Optimizing progress

Tutorial 4: Optimizing your circuit schematic diagram

 

A well and accurately-drawn schematic diagram makes it quite easy and simple to understand and infer how a circuit operates & helps in troubleshooting process; while a schematic being poor creates confusion only. By keeping in mind and following a few rules & suggestions, you can obviously draw a good & clean schematic in less time than it takes to draw a poor schematic. In this appendix we will provide advice of 3 types: general-principles, rules & regulations & hints. We have also drawn some real knee slappers for illustrating customs to avoid.

General – Principles

  1. Schematic diagrams have to be clear and precise. That is why, numbers of pins, values of parts, polarities, etc. must be clearly tagged and labeled to remain safe from confusion.
  2. Good schematics make circuit functions clear. That’s why, functional areas should be kept distinct; do not fear to leave blank areas on the page, and do not try to fill the schematic’s page. There are traditional ways to draw useful sub-units; for example, do not draw a differential-amplifier as shown in Figure, because the function will not be easily recognized. Just like flip flops, they are commonly drawn along-with clocks & inputs on the left-side, clear & set on top & bottom & outputs on the right-side.

    Placement of power rails and conventions Optimizing your circuit schematic diagram
    Placement of power rails and conventions for device alignment

 

 

Rules

  1. Connecting wires are indicated by a ‘heavy’ black dot(.); wires that are crossing, but not connecting, have no dot (do not try a little half circular’jog”. It went out in the 1950’s era).
  2. ‘4’ wires can’t connect at one point; means, wires shouldn’t cross & connect.
  3. Always use same symbols for the same device; for example, do not draw flip flops in 2 different ways (exception: “assertion level logic symbols show each of the gates in 2 possible ways”).
  4. Wires & components have to be aligned either horizontally or vertically, unless there is a solid reason to do otherwise.
  5. Pin numbers should be labeled on the outside of a symbol and signal names on the inside.
  6. Values or types of all parts should be indicated; it is the best way to give all parts a label, too, e.g., R6 or IC2.

Hints

  1. Immediately identify the parts that are adjacent to the symbol, making a distinct group that gives symbol, label, and type or value.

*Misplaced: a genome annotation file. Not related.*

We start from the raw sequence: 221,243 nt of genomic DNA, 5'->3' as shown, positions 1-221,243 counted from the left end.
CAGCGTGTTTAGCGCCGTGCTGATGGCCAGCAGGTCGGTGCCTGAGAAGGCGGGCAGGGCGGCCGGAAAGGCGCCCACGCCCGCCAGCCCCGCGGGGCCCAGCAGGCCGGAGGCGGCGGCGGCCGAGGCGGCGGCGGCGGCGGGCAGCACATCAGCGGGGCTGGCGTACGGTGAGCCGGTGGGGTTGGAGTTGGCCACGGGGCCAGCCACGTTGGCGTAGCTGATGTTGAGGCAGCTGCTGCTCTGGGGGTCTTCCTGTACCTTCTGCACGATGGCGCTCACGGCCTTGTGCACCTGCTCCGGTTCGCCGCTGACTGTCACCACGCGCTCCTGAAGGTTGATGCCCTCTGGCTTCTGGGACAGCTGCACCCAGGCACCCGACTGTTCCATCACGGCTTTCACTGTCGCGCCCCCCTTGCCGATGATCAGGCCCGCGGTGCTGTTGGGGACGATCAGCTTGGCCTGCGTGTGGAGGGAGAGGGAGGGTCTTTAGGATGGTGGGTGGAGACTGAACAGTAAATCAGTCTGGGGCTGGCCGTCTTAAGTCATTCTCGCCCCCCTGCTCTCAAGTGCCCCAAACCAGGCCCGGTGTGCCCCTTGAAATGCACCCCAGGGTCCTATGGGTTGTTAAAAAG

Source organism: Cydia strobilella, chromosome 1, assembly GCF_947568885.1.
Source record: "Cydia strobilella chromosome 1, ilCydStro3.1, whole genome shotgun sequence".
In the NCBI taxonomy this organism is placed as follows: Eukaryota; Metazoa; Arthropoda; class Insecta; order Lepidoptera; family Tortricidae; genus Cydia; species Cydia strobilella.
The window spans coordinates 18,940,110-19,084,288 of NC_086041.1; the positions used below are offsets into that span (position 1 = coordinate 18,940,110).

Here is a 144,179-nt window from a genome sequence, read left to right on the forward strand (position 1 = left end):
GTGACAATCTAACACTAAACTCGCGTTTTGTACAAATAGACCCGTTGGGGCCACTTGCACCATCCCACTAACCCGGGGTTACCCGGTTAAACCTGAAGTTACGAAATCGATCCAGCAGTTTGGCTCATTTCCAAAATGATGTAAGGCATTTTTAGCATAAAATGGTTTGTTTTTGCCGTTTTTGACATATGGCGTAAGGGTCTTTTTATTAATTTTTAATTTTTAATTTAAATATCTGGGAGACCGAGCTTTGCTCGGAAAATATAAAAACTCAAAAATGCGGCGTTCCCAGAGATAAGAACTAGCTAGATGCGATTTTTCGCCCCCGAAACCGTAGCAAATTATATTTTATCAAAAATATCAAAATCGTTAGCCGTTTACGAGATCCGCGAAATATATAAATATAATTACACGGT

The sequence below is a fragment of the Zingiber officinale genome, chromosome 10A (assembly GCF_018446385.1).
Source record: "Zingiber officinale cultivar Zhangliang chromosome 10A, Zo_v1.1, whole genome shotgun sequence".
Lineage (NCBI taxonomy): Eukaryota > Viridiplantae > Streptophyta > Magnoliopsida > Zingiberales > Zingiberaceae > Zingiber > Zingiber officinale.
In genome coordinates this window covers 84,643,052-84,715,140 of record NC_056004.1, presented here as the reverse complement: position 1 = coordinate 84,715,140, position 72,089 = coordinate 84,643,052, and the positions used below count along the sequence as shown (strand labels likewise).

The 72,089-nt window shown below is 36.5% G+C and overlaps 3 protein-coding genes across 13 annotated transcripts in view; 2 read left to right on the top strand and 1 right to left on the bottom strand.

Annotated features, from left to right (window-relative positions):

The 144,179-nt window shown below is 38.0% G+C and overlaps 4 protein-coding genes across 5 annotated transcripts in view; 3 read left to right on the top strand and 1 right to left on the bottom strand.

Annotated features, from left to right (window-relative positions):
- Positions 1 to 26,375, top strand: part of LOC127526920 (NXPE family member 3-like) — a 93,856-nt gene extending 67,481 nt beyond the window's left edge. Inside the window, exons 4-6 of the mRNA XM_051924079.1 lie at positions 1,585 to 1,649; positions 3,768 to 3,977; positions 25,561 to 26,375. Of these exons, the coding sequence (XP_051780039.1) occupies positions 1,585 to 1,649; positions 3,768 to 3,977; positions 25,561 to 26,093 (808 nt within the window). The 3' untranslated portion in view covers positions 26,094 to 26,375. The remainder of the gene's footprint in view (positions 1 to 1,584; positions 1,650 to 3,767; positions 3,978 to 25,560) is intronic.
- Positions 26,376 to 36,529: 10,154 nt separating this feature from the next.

2. Generally, signals move from left-right; do not be emphatic about this thing, though, if clarity is immolated.
  3. Put +ve supply voltage at the top of the page, -ve at the bottom of the page. This is how, npn-transistors will commonly have their emitters at the bottom, whereas pnp-transistors  will have their emitters top-most.
  4. Do not try to bring all wires around the supply rails or a common ground-wire. Instead of it, use the ground symbol & label like ”+Vcc” to indicate the voltage where & when needed.
  5. It is useful to label the signals & functional blocks & show wave-forms; in logical diagrams it’s particularly important to label these signal-lines, for example ‘RESET’ or ‘CLK’.
  6. It is useful to take leads away from components to a ‘short’ distance before making jogs or connections e.g., draw transistors as in Figure.
  7. Let some space be left around the circuit symbols; for example, do not draw components or wires too close to an op amp symbol. This keeps the drawing un-cluttered & clean & leaves room for labels, pin numbers etc.
  8. Label all those boxes that are not obvious: comparator vs op amp, shift register vs counter, etc. Do not be afraid of inventing a new symbol.
  9. Use small circles, rectangles or ovals to indicate connector pins, card-edge connections etc. And Be consistent.
  10. The signal path should be clear through switches. Do not force the your reader to follow wires all over the page to find out in what way a signal is switched.
  11. Power supply connections are simply supposed to be for op amps and logical devices. However, show any uncommon connections (e.g., an op amp run from a single supply, where V- = ground) & the disposition of unused inputs.
  12. It is very helpful to include just a small table of IC numbers, types, and power-supply connections (pin numbers for Vcc and ground, for instance).
  13. Include a title area at or near the bottom of the page, with name of circuit, name of instrument, by whom drawn, by whom designed or checked, the date & assembly number. Must also include a revision area, with columns for revision number, date, and subject.
  14. We advise drawing schematics freehand on coarse graph paper (non-reproducing blue, 4 to 8 lines per inch) or on plain paper on top of the graph paper. This is really fast, and it gives very pleasing results. Use dark pencil or ink; avoid ball-point pen.
Read>> What is a circuit diagram and its prerequisites to understand

 

An awful schematic Optimizing your circuit schematic diagram
An awful schematic

 

A good schematic Optimizing your circuit schematic diagram
A good schematic

Tutorial 1: Pre-requisites to draw schematic diagram
Tutorial 2: Components connectivity and polarity
Tutorial 3: Drawing Schematic symbol
Tutorial 4: Optimizing your circuit schematic diagram

Leave a Reply

Your email address will not be published. Required fields are marked *